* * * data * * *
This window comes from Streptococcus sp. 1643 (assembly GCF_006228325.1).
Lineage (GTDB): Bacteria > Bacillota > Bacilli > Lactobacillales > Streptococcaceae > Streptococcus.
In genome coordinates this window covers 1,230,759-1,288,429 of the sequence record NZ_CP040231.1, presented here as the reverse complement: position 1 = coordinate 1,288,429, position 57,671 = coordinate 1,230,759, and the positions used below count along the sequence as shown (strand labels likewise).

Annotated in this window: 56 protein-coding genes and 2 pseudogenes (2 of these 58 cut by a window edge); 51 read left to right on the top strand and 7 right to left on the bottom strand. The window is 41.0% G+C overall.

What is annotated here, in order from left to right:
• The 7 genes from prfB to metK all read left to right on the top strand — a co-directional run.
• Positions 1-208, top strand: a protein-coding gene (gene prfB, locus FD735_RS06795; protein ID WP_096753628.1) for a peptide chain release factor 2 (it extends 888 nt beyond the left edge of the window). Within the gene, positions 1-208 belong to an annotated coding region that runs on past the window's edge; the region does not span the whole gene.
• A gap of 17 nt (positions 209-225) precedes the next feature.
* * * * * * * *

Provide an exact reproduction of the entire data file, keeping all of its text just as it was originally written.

This window comes from Streptococcus sp. 1643 (assembly GCF_006228325.1).
Lineage (GTDB): Bacteria > Bacillota > Bacilli > Lactobacillales > Streptococcaceae > Streptococcus.
In genome coordinates this window covers 1,230,759-1,288,429 of the sequence record NZ_CP040231.1, presented here as the reverse complement: position 1 = coordinate 1,288,429, position 57,671 = coordinate 1,230,759, and the positions used below count along the sequence as shown (strand labels likewise).

Annotated in this window: 56 protein-coding genes and 2 pseudogenes (2 of these 58 cut by a window edge); 51 read left to right on the top strand and 7 right to left on the bottom strand. The window is 41.0% G+C overall.

What is annotated here, in order from left to right:
• The 7 genes from prfB to metK all read left to right on the top strand — a co-directional run.
• Positions 1-208, top strand: a protein-coding gene (gene prfB, locus FD735_RS06795; protein ID WP_096753628.1) for a peptide chain release factor 2 (it extends 888 nt beyond the left edge of the window). Within the gene, positions 1-208 belong to an annotated coding region that runs on past the window's edge; the region does not span the whole gene.
• A gap of 17 nt (positions 209-225) precedes the next feature.